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Brazilian authorities have only recently embarked on affirmative measures to redress many years of racist policies that led to limited access to jobs by the country’s large black population. Whether these initiatives will succeed remains to be seen

The main purpose of this article is to reflect on employment and racial policies in Brazil, focussing on the social sphere, taking into consideration the experiences of the “Seal of Diversity” (Selo da Diversidade) and PLANSEQ Afro-descendente, in force in the Municipality of Salvador, Bahia State, since the second semester of 2008.

The emphasis on these policies, suggested and created to meet the need for generating employment and income for the population of African descent, arose from the strong involvement of the late Dr Edialeda Salgado Nascimento (the first black woman to occupy the post of Secretary of State in Brazil) [1], the main spokesperson for the introduction of such policies in Brazilian society.

Discussion of employment and income for the population of African origin in Brazil is a somewhat delicate subject because the Brazilian states upheld official slavery for several centuries, thereby marking, socially and historically, a whole people with the stigma of the slave - the person who works without the right to be paid as compensation.

This fact pursues the slave population until the present day; in the search for employment the stigma of appearance has been an obstacle throughout centuries of disregard and inferior treatment for the black population, ranging from racially-defined disentitlement to demonization of cultural practices.

The behaviour of the State towards people of African descent forced them into lowly positions in the social division of labour, justified on the basis of their poor level of schooling, their poverty, or their living in the most discriminated-against areas of the cities.

Since the institution of Federal Constitution of Brazil of 1988, the Brazilian State has begun a process of reparation, through recognition of the indices of historical injustices caused to the black population, starting with Law 7.716/88, the famous Caó Law, which defined racism as a crime ineligible for bail. It was further developed through Laws 10.639/03 and 11.645/08, Decree 6.040/2007, the creation of municipal and state secretaries and a ministry, and through the Statute of Racial Equality.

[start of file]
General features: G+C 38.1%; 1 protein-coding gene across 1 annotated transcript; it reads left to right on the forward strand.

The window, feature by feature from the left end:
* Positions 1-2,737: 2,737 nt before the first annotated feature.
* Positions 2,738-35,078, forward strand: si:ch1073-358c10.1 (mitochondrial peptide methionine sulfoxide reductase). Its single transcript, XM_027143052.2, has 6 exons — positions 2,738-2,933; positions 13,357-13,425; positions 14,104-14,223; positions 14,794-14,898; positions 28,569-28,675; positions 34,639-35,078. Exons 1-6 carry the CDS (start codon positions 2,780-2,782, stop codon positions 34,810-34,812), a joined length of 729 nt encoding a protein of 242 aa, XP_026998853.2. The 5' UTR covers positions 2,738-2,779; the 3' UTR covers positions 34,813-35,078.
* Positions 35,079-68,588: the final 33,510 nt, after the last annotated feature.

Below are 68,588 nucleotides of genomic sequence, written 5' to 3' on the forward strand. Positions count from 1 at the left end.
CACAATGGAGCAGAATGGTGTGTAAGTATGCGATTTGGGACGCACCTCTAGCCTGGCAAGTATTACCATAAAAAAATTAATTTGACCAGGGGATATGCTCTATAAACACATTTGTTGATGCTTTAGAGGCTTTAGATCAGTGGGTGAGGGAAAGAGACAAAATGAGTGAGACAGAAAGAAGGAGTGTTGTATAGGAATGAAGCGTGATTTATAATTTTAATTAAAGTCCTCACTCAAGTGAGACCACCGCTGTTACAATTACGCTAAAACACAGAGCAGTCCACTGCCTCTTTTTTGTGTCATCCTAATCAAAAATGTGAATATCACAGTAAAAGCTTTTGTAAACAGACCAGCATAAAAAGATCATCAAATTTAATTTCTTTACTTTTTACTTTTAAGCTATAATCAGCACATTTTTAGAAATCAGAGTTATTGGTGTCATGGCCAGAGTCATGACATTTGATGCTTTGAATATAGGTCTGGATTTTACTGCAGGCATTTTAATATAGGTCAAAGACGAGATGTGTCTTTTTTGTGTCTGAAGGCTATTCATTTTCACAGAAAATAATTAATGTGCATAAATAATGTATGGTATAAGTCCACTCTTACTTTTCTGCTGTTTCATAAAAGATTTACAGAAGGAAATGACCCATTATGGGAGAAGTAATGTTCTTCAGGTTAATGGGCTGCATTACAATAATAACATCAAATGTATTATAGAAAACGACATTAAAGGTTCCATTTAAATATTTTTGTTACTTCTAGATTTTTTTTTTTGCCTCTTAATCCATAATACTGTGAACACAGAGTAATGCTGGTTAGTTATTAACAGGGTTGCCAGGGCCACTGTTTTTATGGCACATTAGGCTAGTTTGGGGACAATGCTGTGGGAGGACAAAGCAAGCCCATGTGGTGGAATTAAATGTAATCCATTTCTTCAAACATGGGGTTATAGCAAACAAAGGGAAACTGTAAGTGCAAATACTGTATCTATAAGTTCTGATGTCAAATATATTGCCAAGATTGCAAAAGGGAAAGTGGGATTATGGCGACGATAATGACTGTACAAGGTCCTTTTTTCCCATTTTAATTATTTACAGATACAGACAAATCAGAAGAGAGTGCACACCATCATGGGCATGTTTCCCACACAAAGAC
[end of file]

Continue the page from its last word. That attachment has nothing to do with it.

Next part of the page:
Against this background of measures and policies for the inclusion of Afro-Brazilian peoples, public policies of Affirmative Action [2] have been created, aiming at the positive inclusion of Afro-Brazilians of both sexes in the world of work.

As previously mentioned, this paper intends to focus on the experiences of the “Seal of Diversity” and PLANSEQ Afro-descendente, and we will therefore describe the beginnings of these employment and incomes policies.

PLANSEQ Afro-descendente was born out of PLANSEQ (the Sectorial Qualification Plan) of the Ministry of Labour and Employment of Brazil. These plans are directed at meeting, in a transversal and concerted way, the emergency, structural and/or sectorial demands for qualifications, identified from initiatives of government, unions, companies or society, which the federal or municipal bodies could not have foreseen during the preparation of their Territorial (area-based) Qualification Plans – PlanTeQ’s.

In 2008 a group of Afro-Brazilian leaders started a process of sending requests to the Ministry of Labour and Employment for the creation of a Sectorial Qualification Plan for the Afro-Brazilian population. In the same year, the Commission for Combat of Discrimination of the Ministry of Labour and Employment was set up. In 2009, the first consultative session for the approval of the first PLANSEQ Afro-descendente took place in Brasilia with the participation of several Brazilian artists, such as Mateus Aleluia, and of national, regional and local leaders, as the first step in the establishment of the plan.